Page:English Caricaturists and Graphic Humourists of the nineteenth century.djvu/157

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way of actual artistic pursuit. Among his early caricatures we may mention a rough and coarsely coloured affair engraved by him after the design of an amateur, published by Fores on the 28th of April, 1816, entitled, The Mother's Girl Plucking a Crow, or German Flesh and English Spirit. The Princess Charlotte, as we have seen, had an undoubted will of her own, and could, as we have also seen, assert it when occasion demanded. Here she is presented to us at the moment when a hideous German duenna, catching her in the act of writing to her mother abroad, orders her at once to desist. The princess, however, in plain terms, enforced with a clenched fist, gives her clearly to understand that she fully intends to have her own way. Another caricature, published by T. Sidebotham, in 1817, bearing the title of The Horse Marine and his Trumpeter in a Squall, is dedicated to the United Service Club.

Strange French FashionsSubjects for the pencil of a clever graphic satirist were not wanting sixty years ago. France in those days set the fashion both in male and female attire, and the strangest eccentricities had marked the emancipation of that country from the thraldom of the Terror. There were the incroyables, a set of young dandies who affected royalist sympathies, and paraded the streets of Paris when young Napoleon was yet a general in the service of the Directory. They wore short-waisted coats with tails of preposterous length, cocked hats of ponderous dimensions, green cravats, powdered hair plaited and turned up with a comb, while on each side of the face hung down two long curls called dogs' ears (oreilles de chien). These charming fellows carried twisted sticks of enormous size, as weapons of offence and defence, and spoke in a peculiarly affected manner.[1] Some fourteen or fifteen years later on, when we had driven Joseph Bonaparte and his brother's legions out of Spain, the fashions had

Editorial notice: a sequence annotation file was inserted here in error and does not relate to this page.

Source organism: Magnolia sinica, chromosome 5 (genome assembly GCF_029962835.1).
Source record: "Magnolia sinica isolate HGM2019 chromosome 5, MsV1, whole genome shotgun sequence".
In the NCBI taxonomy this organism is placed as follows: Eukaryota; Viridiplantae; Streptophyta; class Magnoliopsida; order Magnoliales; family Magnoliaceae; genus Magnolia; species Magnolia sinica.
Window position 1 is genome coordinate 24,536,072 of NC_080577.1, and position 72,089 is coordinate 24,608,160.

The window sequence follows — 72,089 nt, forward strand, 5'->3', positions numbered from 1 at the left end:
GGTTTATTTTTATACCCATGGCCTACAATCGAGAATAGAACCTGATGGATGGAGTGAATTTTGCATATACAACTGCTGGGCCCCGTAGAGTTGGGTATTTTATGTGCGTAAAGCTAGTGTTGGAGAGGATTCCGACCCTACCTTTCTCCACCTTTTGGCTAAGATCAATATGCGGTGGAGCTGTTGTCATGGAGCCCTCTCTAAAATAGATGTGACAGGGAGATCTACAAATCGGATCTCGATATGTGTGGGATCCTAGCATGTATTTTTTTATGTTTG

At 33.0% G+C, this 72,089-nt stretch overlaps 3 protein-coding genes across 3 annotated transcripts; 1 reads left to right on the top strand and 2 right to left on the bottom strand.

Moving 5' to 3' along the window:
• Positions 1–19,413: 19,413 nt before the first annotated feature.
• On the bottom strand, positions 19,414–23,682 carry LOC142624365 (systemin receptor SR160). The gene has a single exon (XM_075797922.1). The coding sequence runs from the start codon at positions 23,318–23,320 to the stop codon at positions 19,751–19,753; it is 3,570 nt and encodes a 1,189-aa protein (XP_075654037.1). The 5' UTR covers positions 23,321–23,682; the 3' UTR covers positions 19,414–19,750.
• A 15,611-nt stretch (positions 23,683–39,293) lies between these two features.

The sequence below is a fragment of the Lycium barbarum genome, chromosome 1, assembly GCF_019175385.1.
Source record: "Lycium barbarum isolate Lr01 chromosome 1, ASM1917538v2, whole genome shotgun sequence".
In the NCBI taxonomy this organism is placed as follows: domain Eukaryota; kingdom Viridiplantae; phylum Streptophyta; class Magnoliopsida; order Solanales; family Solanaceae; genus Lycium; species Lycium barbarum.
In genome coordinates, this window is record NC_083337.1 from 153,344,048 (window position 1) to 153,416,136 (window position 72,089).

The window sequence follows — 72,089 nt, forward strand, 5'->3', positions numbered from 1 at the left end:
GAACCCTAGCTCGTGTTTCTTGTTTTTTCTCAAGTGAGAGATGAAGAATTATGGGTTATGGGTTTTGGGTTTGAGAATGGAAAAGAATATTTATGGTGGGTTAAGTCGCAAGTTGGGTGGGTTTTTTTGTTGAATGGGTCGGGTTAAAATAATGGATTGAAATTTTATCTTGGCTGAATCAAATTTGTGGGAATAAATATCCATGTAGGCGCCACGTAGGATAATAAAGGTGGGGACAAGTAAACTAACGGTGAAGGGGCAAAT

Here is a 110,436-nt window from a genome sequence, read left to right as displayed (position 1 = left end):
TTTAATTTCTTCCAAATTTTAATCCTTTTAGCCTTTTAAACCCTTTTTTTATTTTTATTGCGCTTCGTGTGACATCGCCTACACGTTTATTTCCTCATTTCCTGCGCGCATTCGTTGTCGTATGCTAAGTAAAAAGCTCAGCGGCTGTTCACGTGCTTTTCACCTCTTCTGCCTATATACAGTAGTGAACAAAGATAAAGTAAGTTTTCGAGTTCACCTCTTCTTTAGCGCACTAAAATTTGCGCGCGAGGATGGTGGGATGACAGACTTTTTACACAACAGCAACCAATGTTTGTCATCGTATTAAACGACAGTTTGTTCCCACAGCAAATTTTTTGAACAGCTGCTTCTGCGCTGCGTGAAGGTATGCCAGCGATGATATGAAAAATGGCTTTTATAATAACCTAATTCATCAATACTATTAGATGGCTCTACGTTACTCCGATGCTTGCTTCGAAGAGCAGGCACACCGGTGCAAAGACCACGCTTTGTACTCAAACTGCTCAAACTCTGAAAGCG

1. Further particulars of them will be found in the "Memoirs of the Duchess d'Abrantes" (Madame Junot). The fashions of the years which immediately preceded the Revolution appear to have been almost as funny. I have somewhere seen a French semi-caricature depicting fashionables of the Palais Royal in 1786, and the people who had their heads cut off in '93 were almost as queer as the dandies of the Directory and the Consulate.